Home CAR & BIKES Installing new trailing arms & rubber buffers on my Alfa Romeo Spider

Installing new trailing arms & rubber buffers on my Alfa Romeo Spider

Installing new trailing arms & rubber buffers on my Alfa Romeo Spider
Installing new trailing arms & rubber buffers on my Alfa Romeo Spider

We eventually found out that we also had to loosen the prop shaft to remove the second part of the rubber buffer.

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Earlier this week I picked up two exhaust dampers for Peter’s Jaguar XJ6. They are tough to source. You can still get them made from stainless steel. But apart from the price, which is quite ridiculous, they also give a very different sound.

Peter eventually found two second-hand ones at a place very near to us. So I drove over to pick them up. This was quite the workshop!! It’s owned and run by a guy, probably about my age, with his two sons. They deal only in Jaguars and Jaguar parts. It had a lot of stuff for my Jaguar too.

All ready for Peter, including the tools he left last time so I could finish up the Jeep and his change.

A small, but very important, repair job popped up. Our grandson’s favourite talking/singing book stopped singing!! Opa to the rescue. The batteries needed replacing, but then it still would not sing! So I took the little electronic music box apart, checked and cleaned it, popped it back in and now it works fine again!

Spanner mate Peter came around yesterday to help me change out the trailing arm and Diabolo rubber on the Spider.

Let’s have a look at the rear suspension of this Spider. Pretty rudimentary. A fixed axle/differential. Two trailing arms and a reaction triangle. The reaction triangle is fixed to the chassis on the far sides and the middle holds on the differential using these buffer rubbers. Because these rubbers look like a Diabolo they are commonly referred to as Diabolo rubbers.

Peter and I replaced the trailing arms and the Diabolos on both our Spiders about 25 years ago. Took us the whole afternoon. So we thought we should be able to do better now. Ideally, you need to have the Spider on a lift. Makes a big difference, but I don’t have one, so we make do with some improvisations.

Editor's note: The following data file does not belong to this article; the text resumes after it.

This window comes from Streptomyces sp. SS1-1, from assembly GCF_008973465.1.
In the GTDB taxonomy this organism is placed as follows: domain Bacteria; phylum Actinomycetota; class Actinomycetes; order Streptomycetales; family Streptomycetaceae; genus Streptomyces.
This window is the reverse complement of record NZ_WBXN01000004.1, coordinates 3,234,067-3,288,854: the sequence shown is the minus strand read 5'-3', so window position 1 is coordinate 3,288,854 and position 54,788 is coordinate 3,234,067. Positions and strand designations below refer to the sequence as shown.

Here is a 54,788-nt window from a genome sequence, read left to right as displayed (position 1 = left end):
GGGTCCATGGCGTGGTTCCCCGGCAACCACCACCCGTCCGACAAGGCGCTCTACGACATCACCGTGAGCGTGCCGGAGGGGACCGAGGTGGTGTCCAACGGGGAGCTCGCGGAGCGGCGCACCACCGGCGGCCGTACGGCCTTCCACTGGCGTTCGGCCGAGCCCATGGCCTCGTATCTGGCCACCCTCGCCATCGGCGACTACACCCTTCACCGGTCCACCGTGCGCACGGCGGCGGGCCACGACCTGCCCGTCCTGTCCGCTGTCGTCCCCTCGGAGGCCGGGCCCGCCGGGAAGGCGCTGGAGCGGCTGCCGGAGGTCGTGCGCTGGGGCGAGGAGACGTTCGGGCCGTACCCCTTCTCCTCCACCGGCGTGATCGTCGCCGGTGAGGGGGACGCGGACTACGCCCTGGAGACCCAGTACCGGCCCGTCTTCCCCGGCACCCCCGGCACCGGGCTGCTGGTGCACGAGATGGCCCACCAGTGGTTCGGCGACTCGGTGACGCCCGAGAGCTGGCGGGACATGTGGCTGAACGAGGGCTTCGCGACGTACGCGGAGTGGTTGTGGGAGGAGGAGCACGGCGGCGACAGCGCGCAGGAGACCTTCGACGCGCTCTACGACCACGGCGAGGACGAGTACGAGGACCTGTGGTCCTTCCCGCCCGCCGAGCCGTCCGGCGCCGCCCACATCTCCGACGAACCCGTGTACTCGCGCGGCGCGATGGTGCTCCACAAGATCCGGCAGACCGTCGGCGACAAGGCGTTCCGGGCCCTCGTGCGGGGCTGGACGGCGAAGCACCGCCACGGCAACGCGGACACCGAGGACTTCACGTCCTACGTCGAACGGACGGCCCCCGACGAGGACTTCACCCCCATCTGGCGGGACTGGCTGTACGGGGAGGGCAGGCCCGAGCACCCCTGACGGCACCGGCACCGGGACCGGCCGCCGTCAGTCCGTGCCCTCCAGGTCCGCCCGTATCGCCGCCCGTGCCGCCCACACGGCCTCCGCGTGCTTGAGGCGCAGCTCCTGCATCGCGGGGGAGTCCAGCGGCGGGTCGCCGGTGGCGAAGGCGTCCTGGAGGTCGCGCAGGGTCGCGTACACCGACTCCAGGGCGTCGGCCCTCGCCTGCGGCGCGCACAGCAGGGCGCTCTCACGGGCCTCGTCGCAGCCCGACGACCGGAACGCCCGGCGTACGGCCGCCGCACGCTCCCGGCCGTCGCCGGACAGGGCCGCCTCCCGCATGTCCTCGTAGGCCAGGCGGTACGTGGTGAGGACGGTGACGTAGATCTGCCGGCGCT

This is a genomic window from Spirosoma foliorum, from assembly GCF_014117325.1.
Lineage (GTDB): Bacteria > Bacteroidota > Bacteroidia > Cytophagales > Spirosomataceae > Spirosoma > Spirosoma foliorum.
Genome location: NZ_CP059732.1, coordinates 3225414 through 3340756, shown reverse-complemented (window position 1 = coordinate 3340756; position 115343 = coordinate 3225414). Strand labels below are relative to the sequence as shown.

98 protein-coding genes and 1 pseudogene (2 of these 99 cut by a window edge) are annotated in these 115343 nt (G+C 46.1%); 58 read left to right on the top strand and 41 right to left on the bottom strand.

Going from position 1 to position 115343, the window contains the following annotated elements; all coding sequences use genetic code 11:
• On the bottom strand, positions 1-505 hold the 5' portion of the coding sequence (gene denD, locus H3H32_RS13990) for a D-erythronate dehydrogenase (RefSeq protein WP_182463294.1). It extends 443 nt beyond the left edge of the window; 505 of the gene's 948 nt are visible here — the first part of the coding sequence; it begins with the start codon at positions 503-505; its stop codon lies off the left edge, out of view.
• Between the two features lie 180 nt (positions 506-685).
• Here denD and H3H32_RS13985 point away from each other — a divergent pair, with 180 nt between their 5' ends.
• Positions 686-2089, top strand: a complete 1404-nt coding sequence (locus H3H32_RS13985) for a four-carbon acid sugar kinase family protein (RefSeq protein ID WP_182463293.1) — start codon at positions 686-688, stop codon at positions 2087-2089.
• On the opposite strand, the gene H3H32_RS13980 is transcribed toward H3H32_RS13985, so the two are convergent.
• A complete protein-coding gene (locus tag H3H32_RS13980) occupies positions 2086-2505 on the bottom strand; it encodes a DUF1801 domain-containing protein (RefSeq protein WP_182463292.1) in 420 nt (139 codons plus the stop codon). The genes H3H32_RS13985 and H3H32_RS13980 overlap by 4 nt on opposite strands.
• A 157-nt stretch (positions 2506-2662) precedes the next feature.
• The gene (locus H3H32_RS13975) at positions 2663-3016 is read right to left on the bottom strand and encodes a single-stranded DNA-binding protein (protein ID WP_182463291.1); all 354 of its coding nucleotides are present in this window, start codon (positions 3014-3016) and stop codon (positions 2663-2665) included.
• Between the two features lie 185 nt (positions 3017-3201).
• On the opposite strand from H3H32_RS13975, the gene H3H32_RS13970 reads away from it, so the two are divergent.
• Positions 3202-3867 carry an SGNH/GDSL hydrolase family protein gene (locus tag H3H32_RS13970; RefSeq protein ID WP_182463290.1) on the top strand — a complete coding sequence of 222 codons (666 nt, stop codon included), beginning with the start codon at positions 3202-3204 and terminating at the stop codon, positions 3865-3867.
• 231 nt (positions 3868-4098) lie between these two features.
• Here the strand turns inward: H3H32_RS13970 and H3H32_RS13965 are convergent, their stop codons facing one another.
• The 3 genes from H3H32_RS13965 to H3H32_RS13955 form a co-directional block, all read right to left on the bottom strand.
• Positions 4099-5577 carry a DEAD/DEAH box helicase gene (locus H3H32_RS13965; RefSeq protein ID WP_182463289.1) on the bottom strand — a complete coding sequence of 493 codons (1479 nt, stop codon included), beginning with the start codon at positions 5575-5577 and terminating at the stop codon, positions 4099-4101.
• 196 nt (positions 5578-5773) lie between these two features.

Moved the Jaguar out of the way and positioned the Spider so we could easily work and walk around it.

First thing. With two jacks we raise the rear of the Spider quite high and put the chassis on axle stands.

First, we undid the large nut holding the Diabolo in place.

Peter fighting with the cotter pin!

Next, we undid the bolt retaining the shock absorber to the trailing arm.

Next, we place a jack underneath the trailing arm (Because it is still compressing the spring!) and undo the large bolt holding it and the stabiliser bar in place.

Next lower the jack carefully, so the spring unloads and then remove the forward bolt holding the trailing arm to the chassis.

All went pretty smoothly.

With the trailing arm removed, the rear axle and differential hang in the rebound strap. We thought we could just push the whole axle to the right to get the second part of the Diabolo out. We put a jack under the differential for easy manoeuvring, but eventually found we also had to loosen the prop shaft. Always make sure to mark the flanges, because they need to go back together in an identical orientation!!

With the prop shaft disconnected we could easily manipulate the whole rear axle and push it so far to the right we could extract the other Diabolo half.

Here you see that huge bolt on which the diabolos sit held in place the reaction triangle, you see just above.

Peter doing some technical!! At our age, this sort of work is not impossible, but we are not as agile as we used to be. So it does take a bit longer!!

Putting the new trailing arms and the diabolo in is simply a matter of doing all of the above but in reverse order. The trickiest thing is to push the trailing arm back against the spring. We used a few different techniques. You also need to ensure that the spring sits correctly both on the top and bottom parts. It will only fit correctly in one specific orientation.

With everything bolted back on we took the Spider for a quick test drive. Handles a bit tighter and less pulling to the right under heavy braking.

It took us about five hours, start to finish, including two coffee and a lunch break. So we consider that pretty good going for two old gits!

As I showed in an earlier post, the parcel shelf was still removed. We listened very carefully, but no whistling from the new vacuum sensor, so that problem is solved as well!

Peter and I spent some more time going through the various tools and parts we will be taking with us.

I received this set of decals for my Jeep. These are all the original decals as could be found on a factory-new Jeep. Mine still has a few, in various states of readability. I came across a guy who sells these on Facebook. Ordered them and they look pretty cool!! I will install them in the coming week.

I also picked up this heat gun. I did not have one. This one cost Euro 12 only! Which here in the Netherlands is unbelievably cheap.

This coming week I will start cleaning and preparing the Spider for our Scotland trip!

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